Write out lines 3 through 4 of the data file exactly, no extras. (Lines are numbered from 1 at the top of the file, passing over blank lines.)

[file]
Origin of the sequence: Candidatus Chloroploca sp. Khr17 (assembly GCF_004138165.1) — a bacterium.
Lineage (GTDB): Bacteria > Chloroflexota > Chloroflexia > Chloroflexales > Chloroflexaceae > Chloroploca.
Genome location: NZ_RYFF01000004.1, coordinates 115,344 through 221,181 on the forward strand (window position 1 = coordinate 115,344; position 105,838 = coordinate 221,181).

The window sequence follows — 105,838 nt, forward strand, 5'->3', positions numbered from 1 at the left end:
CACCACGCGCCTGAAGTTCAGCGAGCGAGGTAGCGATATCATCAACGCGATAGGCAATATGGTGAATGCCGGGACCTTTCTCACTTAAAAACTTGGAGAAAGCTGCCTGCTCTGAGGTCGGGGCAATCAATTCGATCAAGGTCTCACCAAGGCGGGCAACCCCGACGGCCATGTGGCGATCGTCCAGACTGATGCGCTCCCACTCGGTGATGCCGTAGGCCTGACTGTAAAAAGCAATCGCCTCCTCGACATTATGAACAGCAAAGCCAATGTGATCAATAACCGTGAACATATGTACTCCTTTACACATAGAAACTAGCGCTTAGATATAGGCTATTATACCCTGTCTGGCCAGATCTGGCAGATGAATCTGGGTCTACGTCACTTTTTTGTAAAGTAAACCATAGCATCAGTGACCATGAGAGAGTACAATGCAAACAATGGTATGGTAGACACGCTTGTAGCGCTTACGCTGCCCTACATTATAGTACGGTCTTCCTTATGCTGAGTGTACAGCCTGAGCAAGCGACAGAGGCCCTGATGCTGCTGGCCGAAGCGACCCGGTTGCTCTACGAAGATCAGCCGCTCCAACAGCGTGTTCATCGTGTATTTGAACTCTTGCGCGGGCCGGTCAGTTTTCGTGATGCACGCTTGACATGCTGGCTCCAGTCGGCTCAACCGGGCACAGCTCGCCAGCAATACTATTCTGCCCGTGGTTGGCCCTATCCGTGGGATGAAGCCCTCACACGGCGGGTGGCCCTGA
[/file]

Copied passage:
Genome location: NZ_RYFF01000004.1, coordinates 115,344 through 221,181 on the forward strand (window position 1 = coordinate 115,344; position 105,838 = coordinate 221,181).

The window sequence follows — 105,838 nt, forward strand, 5'->3', positions numbered from 1 at the left end: